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New Nitro Review (updated info)

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Takin' it to the streets

January 15, 2007


The new tough-looking Nitro finally gives Dodge dealers a mid-size sport-utility vehicle that is smaller and more economical than the Dodge Durango.

The Nitro has the aggressive styling that characterizes Dodges. Crossover vehicles are all the rage, but the Nitro is no crossover. It's a pure SUV based on the softer-looking Jeep Liberty, which is shorter, narrower and a little taller.

The Nitro is actually small for a mid-size SUV and thus isn't big enough to accommodate a third-row seat. But its squared-off styling allows good front and rear room for four or five tall adults, besides a large cargo area. And its exterior dimensions allow easy maneuvering in traffic and tight quarters.

Nitro list prices range from $19,225 to $26,970. The spunky looking SUV comes in entry SXT form with rear-drive or part- or full-time four-wheel drive, in mid-range SLT form with rear-drive or part- or full-time all-wheel drive and as the top-line R/T, with the same drive setups as the SXT and SLT.

The Nitro is offered with a 3.7-liter V-6 with 210 horsepower or a 4-liter V-6 with 255 horsepower. The 4-liter engine is standard for the R/T.
The SXT has a standard six-speed manual gearbox or $825 four-speed automatic, which has a rather notchy shift gate. The SLT comes only with the four-speed automatic -- and the 4-liter V-6 mates only with a standard, more modern five-speed automatic.
The Nitro can tow up to 5,000 pounds with the 4-liter V-6 and a trailer tow package.

The base SXT is pretty well-equipped, with front bucket seats, console, air conditioning, tilt wheel, AM/FM/CD/MP3 player, fold-flat front passenger seat and split-folding rear seat, rear wiper/washer and poindows, mirrors and door locks with remote keyless entry.
The SLT adds cruise control, six-way power driver seat, power and heated foldaway outside mirrors, larger 17-inch (vs. 16-inch) alloy wheels, fog lights and a cargo tray that slides 18 inches rearward and can hold up to 400 pounds.

About that tray: It raises the cargo floor height and doesn't much affect loading and unloading. It can be used as a temporary table but is one of those items that helps sell a vehicle in a showroom while turning out to be seldom used by most folks.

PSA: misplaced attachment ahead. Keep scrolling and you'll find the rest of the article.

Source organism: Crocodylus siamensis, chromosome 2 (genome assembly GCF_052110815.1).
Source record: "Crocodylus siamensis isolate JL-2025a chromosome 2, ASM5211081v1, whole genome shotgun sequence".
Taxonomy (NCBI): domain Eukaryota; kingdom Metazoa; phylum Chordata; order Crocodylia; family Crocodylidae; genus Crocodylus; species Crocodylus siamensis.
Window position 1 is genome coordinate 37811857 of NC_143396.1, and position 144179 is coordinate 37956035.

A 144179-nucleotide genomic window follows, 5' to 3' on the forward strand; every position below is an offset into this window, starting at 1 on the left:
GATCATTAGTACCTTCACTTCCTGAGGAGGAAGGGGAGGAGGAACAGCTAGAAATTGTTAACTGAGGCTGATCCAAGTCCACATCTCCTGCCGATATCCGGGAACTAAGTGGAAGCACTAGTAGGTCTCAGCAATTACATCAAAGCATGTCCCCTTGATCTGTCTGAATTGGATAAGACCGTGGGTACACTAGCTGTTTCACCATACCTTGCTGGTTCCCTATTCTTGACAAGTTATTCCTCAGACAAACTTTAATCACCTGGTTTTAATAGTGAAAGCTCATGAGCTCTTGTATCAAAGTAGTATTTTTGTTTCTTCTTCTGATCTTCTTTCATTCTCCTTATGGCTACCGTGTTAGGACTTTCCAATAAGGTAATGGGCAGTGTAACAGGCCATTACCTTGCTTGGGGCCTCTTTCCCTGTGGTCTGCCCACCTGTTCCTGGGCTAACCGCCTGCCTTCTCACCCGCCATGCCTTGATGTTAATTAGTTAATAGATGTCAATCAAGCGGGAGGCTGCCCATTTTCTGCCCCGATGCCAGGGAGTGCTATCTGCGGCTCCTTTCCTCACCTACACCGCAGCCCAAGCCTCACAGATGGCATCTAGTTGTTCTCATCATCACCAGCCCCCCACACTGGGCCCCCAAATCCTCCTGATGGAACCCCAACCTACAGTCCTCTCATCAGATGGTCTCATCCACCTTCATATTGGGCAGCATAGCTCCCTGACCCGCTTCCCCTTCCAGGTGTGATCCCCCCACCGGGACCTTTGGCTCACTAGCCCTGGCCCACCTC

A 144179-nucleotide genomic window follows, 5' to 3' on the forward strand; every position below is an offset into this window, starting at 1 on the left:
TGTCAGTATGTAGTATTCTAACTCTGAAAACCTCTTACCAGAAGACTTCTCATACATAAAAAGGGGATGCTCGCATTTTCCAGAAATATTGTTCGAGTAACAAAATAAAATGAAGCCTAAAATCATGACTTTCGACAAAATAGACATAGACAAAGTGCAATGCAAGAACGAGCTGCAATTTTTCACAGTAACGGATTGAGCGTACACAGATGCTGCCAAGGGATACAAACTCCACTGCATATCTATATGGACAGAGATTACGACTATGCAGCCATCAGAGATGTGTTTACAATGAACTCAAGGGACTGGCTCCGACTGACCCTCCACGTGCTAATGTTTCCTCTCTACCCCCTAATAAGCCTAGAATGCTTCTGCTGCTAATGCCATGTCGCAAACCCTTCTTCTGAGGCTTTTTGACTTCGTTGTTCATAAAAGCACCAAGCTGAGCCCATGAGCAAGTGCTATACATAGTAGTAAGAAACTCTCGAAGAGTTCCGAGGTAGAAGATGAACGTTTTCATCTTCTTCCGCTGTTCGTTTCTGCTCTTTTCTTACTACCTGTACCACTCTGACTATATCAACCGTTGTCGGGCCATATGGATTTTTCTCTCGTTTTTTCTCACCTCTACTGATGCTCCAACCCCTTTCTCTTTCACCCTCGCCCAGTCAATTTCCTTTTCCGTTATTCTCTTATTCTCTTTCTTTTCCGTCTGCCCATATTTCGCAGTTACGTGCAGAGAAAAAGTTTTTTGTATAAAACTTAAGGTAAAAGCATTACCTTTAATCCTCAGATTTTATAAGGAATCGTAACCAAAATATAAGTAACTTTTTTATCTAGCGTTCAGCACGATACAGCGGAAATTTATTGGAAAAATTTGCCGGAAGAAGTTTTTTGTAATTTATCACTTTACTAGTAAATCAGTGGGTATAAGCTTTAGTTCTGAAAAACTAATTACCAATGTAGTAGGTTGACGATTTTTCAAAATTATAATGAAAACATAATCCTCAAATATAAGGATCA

The R/T, which starts at $25,310 with rear-drive, is the star of the show. Besides its five-speed automatic and higher-horsepower V-6, it has a sport suspension and large 20-inch chrome alloy wheels, which wear wider 50-series tires.

As for safety, all Nitros have traction control, anti-skid and roll-mitigation systems, tire-pressure indicator, anti-lock disc brakes and curtain side air bags.

The many desirable options include an $850 power sunroof, $730 leather upholstery/heated front seats for the R/T, $1,250 DVD entertainment system and $195 satellite radio.

The $395 running boards, available for the SXT and SLT, are a good idea because the Nitro floor is rather high and thus requires extra effort to get in and out. However, the boards are rather narrow and thus not very useful for those with large shoe sizes.

The 3.7 V-6 gives lively in-town acceleration, but average 65-75 mph passing on highways. The 4-liter engine provides stronger highway performance.

The Nitro weighs about 4,000 pounds, so sparkling fuel economy shouldn't be expected. The 3.7 provides 18 mpg in the city and 24 on highways with the manual and automatic -- or 17 and 23 with the automatic and all-wheel drive. The 4-liter engine delivers 17 city, 21 highway.

The 3.7 needs only 87-octane fuel. The 4-liter can use 87-octane fuel, although Dodge recommends 89-octane for the best performance.
The Nitro handles well for a tall SUV and has a comfortable ride, although the ride of the SXT and SLT occasionally gets rather bouncy. The nicely weighted steering is accurate and the brakes are OK, with good pedal feel.
Outside door handles have push-button operation, which you'll either like or find bothersome. Inside door handles are more stylish than practical. Front cupholders are nicely placed in the console, but rear cupholders are near the floor behind the front seats and thus call for an awkward reach.

Occupants sit high in the quiet interior, although driver vision is hindered by thick roof pillars. Front seats provide good lateral support in curves. Gauges can be easily read, and the climate system has large controls. The audio system has a mixture of small and large controls.

A small storage area atop the dash can be handy, but has no cover to prevent objects from falling out of it during sudden stops. The glove compartment is small, but the center console bin is deep.
Rear seatbacks can be flipped forward to sit flat and enlarge the generous cargo area, which has a tall, wide opening.

The Nitro has the looks, general performance and versatility to be a success. It shows that mid-size SUVs can be appealing, despite the rush to crossover vehicles.



Brassy look. Roomy. Rugged. Comfortable.

Rather high step-up. Average highway performance with smaller V-6. So-so fuel economy.

Chicago Sun Times LINK:,CAR-News-Nitro15.article
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